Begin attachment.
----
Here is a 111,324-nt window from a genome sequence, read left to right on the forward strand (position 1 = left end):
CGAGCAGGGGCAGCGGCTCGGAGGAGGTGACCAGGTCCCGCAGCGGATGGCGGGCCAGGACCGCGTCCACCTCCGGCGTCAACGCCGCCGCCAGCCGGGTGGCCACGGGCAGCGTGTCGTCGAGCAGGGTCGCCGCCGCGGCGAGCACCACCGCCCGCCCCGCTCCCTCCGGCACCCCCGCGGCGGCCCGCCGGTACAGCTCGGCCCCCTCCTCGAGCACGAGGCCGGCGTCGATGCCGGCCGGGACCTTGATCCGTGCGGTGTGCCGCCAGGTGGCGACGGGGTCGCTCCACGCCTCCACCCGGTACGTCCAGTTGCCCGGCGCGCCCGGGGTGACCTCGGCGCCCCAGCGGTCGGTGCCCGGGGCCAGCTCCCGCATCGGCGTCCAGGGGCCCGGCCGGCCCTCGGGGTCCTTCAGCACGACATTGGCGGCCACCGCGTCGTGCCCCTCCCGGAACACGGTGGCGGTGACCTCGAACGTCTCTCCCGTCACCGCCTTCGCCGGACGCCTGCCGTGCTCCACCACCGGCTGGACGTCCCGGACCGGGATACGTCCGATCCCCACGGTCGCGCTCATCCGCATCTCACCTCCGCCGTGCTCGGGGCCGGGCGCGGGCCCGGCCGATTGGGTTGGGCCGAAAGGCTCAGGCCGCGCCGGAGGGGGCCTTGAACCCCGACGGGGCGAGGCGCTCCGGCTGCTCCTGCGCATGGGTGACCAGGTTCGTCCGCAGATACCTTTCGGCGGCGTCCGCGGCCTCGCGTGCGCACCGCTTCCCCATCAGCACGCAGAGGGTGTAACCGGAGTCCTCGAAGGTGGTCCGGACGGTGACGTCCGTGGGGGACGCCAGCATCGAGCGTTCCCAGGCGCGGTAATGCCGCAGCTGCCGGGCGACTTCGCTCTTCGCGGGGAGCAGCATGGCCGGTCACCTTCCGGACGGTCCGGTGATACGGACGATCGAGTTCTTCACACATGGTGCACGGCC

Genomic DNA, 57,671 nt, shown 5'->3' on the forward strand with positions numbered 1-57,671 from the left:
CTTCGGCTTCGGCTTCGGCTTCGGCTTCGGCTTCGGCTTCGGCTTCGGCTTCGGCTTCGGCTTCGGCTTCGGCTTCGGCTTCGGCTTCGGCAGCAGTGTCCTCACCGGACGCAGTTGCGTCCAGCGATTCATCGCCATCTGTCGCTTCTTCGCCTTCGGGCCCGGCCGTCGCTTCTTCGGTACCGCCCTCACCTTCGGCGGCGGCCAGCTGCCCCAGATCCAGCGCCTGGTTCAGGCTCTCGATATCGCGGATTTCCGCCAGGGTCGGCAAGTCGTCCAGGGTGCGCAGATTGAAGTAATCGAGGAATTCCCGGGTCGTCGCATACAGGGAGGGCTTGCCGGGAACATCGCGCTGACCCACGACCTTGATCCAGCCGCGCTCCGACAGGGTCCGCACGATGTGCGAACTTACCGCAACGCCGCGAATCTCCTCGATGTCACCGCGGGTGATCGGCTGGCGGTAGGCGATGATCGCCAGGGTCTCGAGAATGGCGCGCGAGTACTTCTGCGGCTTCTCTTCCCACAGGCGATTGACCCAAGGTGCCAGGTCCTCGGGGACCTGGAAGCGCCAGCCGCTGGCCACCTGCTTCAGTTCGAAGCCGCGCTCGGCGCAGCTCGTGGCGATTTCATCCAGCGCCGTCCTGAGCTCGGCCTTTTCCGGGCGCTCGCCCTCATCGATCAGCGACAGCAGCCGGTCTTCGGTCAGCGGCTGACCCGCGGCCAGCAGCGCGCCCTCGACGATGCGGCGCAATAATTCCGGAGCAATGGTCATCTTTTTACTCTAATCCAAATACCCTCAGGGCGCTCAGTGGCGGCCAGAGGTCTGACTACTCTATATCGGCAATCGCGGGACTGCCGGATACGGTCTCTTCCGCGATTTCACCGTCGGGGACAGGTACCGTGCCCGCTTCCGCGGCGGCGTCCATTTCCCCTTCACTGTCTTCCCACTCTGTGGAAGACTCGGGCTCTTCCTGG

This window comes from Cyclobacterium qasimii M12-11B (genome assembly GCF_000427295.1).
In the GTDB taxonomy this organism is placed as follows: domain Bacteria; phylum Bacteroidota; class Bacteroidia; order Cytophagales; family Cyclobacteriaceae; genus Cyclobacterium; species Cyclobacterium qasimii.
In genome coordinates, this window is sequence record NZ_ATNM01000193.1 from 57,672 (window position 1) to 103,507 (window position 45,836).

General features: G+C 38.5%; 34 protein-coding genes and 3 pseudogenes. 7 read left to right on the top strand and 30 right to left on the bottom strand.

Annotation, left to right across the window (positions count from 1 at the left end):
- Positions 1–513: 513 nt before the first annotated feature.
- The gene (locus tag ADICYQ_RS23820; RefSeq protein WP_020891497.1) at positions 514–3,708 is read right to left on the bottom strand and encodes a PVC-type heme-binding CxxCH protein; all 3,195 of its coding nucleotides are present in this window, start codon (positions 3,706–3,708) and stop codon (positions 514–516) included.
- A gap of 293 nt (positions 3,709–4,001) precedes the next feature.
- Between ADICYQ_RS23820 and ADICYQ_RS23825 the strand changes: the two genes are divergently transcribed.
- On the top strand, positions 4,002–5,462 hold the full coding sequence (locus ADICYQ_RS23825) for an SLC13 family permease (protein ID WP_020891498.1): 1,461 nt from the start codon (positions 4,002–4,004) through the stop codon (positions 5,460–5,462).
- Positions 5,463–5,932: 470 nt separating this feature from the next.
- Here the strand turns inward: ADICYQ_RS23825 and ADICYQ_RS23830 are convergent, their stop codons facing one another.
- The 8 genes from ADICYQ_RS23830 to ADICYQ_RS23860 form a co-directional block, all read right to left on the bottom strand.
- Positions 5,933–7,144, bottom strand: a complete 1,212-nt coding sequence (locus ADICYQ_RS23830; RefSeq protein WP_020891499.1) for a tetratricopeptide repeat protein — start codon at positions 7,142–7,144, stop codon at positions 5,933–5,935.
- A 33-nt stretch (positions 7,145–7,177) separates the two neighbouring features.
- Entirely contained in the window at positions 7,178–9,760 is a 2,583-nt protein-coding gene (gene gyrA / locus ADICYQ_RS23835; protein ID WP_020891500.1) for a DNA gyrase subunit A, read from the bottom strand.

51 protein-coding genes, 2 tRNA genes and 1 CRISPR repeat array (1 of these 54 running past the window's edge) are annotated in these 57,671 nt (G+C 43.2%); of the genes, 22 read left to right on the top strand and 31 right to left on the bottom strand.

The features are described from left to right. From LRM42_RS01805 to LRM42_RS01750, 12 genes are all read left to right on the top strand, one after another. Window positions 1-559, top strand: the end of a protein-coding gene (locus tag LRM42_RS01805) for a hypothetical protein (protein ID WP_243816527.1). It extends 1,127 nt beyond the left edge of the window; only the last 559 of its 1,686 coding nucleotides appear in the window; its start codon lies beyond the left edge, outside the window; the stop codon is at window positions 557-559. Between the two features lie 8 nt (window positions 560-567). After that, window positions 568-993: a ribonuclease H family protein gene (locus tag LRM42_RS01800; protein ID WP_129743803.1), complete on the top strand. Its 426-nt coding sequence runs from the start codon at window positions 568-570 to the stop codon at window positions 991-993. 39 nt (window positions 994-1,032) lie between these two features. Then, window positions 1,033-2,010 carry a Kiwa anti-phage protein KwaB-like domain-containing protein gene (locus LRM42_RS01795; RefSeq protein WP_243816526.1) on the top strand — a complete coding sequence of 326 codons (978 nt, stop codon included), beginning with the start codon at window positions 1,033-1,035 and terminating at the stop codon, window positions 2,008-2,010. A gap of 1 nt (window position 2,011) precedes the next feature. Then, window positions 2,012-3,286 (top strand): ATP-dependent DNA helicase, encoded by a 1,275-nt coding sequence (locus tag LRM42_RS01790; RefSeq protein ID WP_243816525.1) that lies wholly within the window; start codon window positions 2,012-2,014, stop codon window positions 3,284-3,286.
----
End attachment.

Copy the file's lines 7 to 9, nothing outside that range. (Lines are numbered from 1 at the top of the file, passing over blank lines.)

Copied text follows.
In genome coordinates, this window is sequence record NZ_ATNM01000193.1 from 57,672 (window position 1) to 103,507 (window position 45,836).

General features: G+C 38.5%; 34 protein-coding genes and 3 pseudogenes. 7 read left to right on the top strand and 30 right to left on the bottom strand.

Annotation, left to right across the window (positions count from 1 at the left end):